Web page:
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By Prateek Kumar

At a time when elephants are killed for their tusks across the world, a small town of Odisha in India is making an effort to help the jumbos survive the onslaught of extreme summers.

The forest officials of the rural town of Dhenkanal in Odisha have come up with a plan to build small water ponds for the elephants in the nearby forests. “About 22 big and 14 small ponds at the cost of Rs 90 lakhs, will be constructed by the government to provide proper water facilities for elephants in nearby forest regions,” officials said.

The money to be spent on digging ponds will be made available by the state wildlife authority from the funds of Compensatory Afforestation Management Programme Authority (CAMPA). Allotted cost for the construction of each pond is presumed to be between Rs 2 – 2.5 lakh.

Considering the temperature in the eastern part of the country shoots over 40 degrees Celsius, it is a great step towards taking care of the wild. It also helps in avoiding the man-animal conflict that results in the death of many elephants and humans.

Animals will reach out to the residential complexes for refuge, if proper measures for their conservation are missing from the spectrum of the officials. Therefore, to overcome these fatal scenarios, the government has decided to make water storage reservoirs in the form of ponds for drinking water, ” said J N Das, Assistant District Conservator of forests.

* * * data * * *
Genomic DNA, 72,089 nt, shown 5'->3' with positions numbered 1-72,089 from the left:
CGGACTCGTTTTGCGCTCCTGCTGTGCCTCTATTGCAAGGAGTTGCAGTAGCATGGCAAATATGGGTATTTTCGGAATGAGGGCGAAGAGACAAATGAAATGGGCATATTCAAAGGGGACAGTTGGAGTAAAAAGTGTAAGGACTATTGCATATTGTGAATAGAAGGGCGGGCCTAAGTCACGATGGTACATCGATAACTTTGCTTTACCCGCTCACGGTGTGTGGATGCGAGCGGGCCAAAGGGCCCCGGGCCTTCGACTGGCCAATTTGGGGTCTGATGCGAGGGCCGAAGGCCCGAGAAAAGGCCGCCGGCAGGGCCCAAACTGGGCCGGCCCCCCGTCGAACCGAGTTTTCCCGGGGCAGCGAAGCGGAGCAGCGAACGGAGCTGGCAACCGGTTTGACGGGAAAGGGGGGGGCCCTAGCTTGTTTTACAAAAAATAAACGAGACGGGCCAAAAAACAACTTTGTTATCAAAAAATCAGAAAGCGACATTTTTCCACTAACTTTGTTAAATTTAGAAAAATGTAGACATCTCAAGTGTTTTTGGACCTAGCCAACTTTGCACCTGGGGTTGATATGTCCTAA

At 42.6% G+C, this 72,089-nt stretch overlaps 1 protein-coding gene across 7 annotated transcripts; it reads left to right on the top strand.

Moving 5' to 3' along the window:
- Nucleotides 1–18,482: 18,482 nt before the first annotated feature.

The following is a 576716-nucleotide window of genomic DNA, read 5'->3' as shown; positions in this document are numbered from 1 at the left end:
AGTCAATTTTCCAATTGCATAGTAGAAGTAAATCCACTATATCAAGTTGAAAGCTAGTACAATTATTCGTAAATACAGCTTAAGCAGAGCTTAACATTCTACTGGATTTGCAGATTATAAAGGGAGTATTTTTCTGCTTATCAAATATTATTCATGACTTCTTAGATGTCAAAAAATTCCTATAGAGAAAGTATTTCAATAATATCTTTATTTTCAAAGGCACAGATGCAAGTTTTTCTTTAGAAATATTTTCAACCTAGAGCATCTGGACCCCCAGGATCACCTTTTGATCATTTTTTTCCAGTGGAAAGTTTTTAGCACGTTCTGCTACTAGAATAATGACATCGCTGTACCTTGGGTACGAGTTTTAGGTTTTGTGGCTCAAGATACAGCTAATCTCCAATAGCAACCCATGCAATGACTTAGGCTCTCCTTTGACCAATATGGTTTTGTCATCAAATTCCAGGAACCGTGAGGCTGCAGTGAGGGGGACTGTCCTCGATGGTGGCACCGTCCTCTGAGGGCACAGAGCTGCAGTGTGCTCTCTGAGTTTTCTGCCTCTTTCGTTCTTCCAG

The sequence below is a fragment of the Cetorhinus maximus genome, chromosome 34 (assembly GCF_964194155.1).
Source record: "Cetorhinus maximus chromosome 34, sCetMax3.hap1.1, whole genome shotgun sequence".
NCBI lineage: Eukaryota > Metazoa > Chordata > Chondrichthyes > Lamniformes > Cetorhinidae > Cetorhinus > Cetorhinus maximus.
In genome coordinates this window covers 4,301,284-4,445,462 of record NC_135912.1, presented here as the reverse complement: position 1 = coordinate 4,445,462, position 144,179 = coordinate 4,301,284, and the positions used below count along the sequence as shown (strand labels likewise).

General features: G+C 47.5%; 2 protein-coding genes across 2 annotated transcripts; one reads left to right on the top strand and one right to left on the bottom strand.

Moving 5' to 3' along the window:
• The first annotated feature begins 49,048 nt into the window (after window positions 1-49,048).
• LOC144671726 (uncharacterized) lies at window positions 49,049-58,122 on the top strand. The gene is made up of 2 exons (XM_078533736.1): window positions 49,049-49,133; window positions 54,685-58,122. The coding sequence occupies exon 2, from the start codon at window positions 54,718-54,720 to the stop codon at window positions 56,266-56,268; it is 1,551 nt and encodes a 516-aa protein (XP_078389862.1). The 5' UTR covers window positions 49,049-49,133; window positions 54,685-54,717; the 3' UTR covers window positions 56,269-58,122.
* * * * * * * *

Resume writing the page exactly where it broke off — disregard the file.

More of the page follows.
“On an average an elephant requires 250 kg of fodder and 200 liters of water to survive. However due to shrinking forests, food available to them has depleted, following which they intrude sugarcane and paddy farms for their requirement”, Das informed, and added, “Apart from 120 elephants from Dhenkanal, around 80 from neighboring districts of Keonjhar and Angul enter this area in search of food and water.”

The Kandhra reserve forest in Hindol forest range is a major habitat of pachyderms for which six ponds will be dug in the region. Work on 28 ponds has already begun and digging of eight more ponds will begin soon.

The instances of human–animal conflict in the districts have increased manifold in the recent years. Jumbos from the nearby forests often trespass into the human territory killing several and destroying crops worth crores of rupees. Out of the eight forest ranges in Odisha, seven are severely affected by the jumbo menace.

Pradipta Kumar Sahoo, Divisional Forest Officer, said “the rise in elephant population coupled with water scarcity has posed serious problems due to which the decision was taken to dig ponds.”


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